The detainee, apparently a Saudi national, recounted a long history of close encounters with known al Qaeda networks, although he denied any involvement in terrorism. In 1989, the detainee -- then 16 years old -- stayed at the Bait Al-Ansar guesthouse in Peshawar, Pakistan. The house was owned and operated by Osama bin Laden. Al Qaeda was founded in or around this location at the same time.

The detainee received training at the nascent al Qaeda's Al-Sideek camp near Khost, Afghanistan. He claimed he was physically unable to complete the training due to obesity and asked to be sent home.

But in 1995, he traveled to Bosnia, where he served alongside al Qaeda-linked Muslim fighters. The detainee claimed he was merely the unit's cook, but he displayed knowledge of al Qaeda-linked charities and fighting units in Bosnia during the interview with FBI agents. The detainee subsequently traveled to Chechnya, another al Qaeda-linked hot-spot.

Over the years, the detainee frequently returned to Saudi Arabia, where he worked as a liaison between the Saudi government and foreign contractors based in the kingdom. But in 1996, he decided to travel to Tajikistan to fight with Muslim jihadists there.

While he was awaiting a flight to Tajikistan out of Kuwait, the Khobar bombing occurred, according to the detainee. The detainee said he was held by Kuwaiti intelligence for 10 days and released without charge. A few weeks later, the detainee returned to Saudi Arabia where he was again arrested on suspicion of involvement in the Khobar attack, according to the detainee.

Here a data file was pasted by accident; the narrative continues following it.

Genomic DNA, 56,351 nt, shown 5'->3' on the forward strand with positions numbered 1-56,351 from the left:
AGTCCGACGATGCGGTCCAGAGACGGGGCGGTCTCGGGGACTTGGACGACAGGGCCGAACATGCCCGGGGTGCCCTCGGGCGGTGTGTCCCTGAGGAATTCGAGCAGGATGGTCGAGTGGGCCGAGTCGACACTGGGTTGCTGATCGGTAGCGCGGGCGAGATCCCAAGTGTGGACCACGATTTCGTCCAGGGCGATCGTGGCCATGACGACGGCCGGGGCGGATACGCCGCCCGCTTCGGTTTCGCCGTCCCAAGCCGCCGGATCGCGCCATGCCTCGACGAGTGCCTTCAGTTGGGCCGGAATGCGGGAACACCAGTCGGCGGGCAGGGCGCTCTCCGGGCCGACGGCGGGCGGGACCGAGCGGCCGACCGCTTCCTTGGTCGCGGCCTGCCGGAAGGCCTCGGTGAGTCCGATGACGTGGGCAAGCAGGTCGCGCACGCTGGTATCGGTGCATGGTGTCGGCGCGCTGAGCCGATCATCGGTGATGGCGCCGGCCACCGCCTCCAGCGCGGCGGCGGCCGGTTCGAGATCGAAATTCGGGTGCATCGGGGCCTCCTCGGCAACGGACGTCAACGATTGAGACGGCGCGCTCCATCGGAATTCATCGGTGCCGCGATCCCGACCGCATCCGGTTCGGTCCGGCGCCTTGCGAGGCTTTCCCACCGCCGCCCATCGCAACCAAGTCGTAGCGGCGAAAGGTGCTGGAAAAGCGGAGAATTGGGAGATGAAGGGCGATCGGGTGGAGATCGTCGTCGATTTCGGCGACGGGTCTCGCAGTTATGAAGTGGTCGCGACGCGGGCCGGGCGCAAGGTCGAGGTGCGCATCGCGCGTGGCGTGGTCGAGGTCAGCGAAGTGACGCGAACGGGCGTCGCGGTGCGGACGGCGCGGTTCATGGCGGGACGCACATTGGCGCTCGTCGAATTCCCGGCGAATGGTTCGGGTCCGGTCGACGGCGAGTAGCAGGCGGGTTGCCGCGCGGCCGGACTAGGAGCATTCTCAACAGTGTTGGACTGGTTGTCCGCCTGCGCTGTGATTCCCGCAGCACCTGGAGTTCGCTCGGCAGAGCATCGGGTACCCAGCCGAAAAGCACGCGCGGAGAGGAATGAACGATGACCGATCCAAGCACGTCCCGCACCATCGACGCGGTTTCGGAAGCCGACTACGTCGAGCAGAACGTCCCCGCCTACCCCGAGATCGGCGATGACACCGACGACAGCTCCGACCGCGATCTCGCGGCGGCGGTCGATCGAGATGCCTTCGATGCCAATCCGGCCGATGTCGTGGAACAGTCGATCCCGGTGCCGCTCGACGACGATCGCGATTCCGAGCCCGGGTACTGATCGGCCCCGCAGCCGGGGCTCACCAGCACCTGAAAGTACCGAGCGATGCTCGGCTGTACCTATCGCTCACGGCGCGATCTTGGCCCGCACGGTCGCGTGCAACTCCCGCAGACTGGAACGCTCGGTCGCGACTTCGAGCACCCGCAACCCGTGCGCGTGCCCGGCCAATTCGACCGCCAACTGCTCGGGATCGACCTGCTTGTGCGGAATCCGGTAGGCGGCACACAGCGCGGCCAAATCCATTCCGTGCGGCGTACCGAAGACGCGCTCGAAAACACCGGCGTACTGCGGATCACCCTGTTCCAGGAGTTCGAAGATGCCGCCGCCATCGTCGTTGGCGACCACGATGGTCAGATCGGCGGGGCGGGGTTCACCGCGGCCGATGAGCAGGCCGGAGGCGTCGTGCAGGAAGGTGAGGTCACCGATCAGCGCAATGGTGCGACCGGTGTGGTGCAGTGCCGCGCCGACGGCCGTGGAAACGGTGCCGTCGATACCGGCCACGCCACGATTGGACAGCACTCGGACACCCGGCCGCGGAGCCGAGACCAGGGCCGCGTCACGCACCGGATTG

Saudi officials have released little information concering their investigation of the Khobar attack. Then-FBI director Louis Freeh and others have complained that the Saudi government obstructed their own efforts to investigate the bombing.

The detainee said he was arrested, interrogated and released repeatedly after his return to Saudi Arabia, and his passport was revoked for several years. Finally, the detainee mamanged to leave the country through a special passport program for Saudis of Bahraini descent. Despite his history with Saudi and Kuwait authorities, he was able to obtain a visa from the U.S. embassy and moved to the United States.